Because I think we need to just make that a clear position—that while we are doing the work of the ethics committee, we should not have journalists coming up and tapping us on the shoulder while we're working. I think we need some kind of.... We don't need to make a big statement, but we have to have a clear working understanding about how we're going to work together.

12:55 p.m.

NDP

The Chair NDP Pierre-Luc Dusseault

The clerk tells me that certain existing rules are supposed to govern the work of journalists in committee meetings. I am going to hand the floor over to him.

12:55 p.m.

The Clerk of the Committee Mr. Chad Mariage

Thank you, Mr. Chair.

In February 2009, a memorandum of understanding between the parliamentary press gallery and the House of Commons was reached. It was based on an initial report and a trial run that was a result of a study done by the procedure and House affairs committee.

I can distribute that directive to members, if you're interested.

12:55 p.m.

NDP

The Chair NDP Pierre-Luc Dusseault

Mr. Harris, you have the floor.

June 7th, 2012 / 12:55 p.m.

Conservative

Dick Harris Conservative Cariboo—Prince George, BC

Just as a point of clarification, I believe within the protocol it is not permissible for a reporter, a member of the press, to come and interrupt a member sitting in a committee meeting. Is that correct?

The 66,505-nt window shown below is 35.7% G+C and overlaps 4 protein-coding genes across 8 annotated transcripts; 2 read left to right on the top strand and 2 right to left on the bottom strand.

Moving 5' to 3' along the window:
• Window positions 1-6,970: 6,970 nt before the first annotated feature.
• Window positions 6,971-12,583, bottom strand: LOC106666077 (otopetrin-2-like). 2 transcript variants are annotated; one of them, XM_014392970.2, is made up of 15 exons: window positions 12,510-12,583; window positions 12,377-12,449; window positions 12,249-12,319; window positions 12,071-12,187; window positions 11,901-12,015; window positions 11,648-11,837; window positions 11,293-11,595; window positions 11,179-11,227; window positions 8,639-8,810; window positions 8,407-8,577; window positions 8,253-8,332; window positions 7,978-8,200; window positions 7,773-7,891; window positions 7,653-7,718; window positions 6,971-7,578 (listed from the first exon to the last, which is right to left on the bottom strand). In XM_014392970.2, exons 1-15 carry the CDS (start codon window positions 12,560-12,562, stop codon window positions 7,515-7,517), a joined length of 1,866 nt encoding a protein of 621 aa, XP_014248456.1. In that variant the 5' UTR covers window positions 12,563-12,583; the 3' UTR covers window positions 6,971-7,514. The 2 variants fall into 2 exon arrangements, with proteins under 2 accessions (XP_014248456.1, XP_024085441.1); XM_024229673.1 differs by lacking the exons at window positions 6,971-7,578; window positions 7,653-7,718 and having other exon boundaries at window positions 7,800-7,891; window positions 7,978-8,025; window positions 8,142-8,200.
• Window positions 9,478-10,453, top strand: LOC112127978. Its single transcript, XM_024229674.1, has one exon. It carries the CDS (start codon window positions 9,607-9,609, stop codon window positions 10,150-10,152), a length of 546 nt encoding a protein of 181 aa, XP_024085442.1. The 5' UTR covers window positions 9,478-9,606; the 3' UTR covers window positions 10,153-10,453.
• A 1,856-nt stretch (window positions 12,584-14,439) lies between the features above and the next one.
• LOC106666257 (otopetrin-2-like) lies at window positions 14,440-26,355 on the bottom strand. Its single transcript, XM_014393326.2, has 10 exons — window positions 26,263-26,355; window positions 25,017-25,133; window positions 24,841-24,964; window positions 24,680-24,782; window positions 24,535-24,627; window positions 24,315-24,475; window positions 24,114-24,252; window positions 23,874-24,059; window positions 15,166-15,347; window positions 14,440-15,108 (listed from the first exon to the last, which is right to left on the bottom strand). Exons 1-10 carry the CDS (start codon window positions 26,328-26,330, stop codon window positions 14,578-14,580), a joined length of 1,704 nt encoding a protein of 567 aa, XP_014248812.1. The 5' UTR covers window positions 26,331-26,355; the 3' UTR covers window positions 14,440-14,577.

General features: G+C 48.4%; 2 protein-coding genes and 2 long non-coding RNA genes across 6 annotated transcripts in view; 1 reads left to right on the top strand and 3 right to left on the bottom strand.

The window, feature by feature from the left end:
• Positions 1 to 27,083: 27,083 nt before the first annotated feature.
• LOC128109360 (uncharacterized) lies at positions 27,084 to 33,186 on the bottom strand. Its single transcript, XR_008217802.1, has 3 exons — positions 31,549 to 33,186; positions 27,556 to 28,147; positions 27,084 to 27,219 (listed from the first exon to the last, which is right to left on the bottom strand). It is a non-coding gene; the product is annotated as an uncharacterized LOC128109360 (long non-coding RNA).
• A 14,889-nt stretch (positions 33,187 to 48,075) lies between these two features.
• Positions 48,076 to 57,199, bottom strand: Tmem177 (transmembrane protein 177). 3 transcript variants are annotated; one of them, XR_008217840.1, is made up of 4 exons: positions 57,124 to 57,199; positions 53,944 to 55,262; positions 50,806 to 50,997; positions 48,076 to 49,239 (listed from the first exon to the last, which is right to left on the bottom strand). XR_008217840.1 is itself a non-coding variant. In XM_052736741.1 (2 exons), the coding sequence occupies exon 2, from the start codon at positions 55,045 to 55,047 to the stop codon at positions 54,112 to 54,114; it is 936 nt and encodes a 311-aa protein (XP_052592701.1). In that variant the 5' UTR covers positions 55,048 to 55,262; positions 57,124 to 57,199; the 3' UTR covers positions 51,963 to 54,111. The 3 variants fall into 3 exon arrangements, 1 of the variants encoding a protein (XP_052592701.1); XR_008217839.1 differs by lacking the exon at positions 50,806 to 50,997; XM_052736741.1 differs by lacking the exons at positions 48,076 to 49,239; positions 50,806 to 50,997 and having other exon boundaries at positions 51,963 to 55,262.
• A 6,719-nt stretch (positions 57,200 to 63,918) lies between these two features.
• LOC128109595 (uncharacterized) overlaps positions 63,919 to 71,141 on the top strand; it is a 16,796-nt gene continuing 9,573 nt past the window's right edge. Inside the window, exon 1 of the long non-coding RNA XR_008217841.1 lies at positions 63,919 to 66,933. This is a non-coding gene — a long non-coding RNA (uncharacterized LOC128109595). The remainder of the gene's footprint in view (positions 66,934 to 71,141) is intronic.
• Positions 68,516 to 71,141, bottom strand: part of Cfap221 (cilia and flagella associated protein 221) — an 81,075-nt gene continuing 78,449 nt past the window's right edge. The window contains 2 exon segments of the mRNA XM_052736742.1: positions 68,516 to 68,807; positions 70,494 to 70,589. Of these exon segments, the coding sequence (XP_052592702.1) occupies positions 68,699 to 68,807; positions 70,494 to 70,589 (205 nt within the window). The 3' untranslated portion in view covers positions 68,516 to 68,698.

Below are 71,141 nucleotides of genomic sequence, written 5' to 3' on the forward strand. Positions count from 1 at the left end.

If that is the correct protocol, and it certainly must be understood by the reporters who work on the Hill day after day, then there was a breach of protocol by that reporter who did approach a member. Whether she caught him by surprise or not, she bears a lot of the responsibility.

This committee, if she's breached protocol, would be well in its right to issue a complaint via the Speaker, or directly against her, and remind her of the protocol and not to let it happen again.

12:55 p.m.

NDP

The Chair NDP Pierre-Luc Dusseault

Mr. Butt, do you wish to add something?

12:55 p.m.

Conservative

Brad Butt Conservative Mississauga—Streetsville, ON

That was basically my point. I think there is a rule right now about reporters approaching the committee table while committee's in session. It's absolutely prohibited. That's my understanding, and that's what it should be.

The reporter should have known the difference. I think she did catch Mr. Andrews off guard, and I think that was unfortunate. I think I would agree with Mr. Harris that the reporter bears very much the blame. She's not brand new around here. She's been around here quite awhile, so she clearly knows what the rules are.

I don't think there's any question that this is the rule. You do not approach the committee table while committee is in session—period.

1 p.m.

NDP

The Chair NDP Pierre-Luc Dusseault

I would like to add that we normally do not allow journalists to be around the table during a public meeting. Perhaps we could remind journalists of those rules through the president of the Parliamentary Press Gallery in the House of Commons. We could remind them of the rules, Mr. Andrews.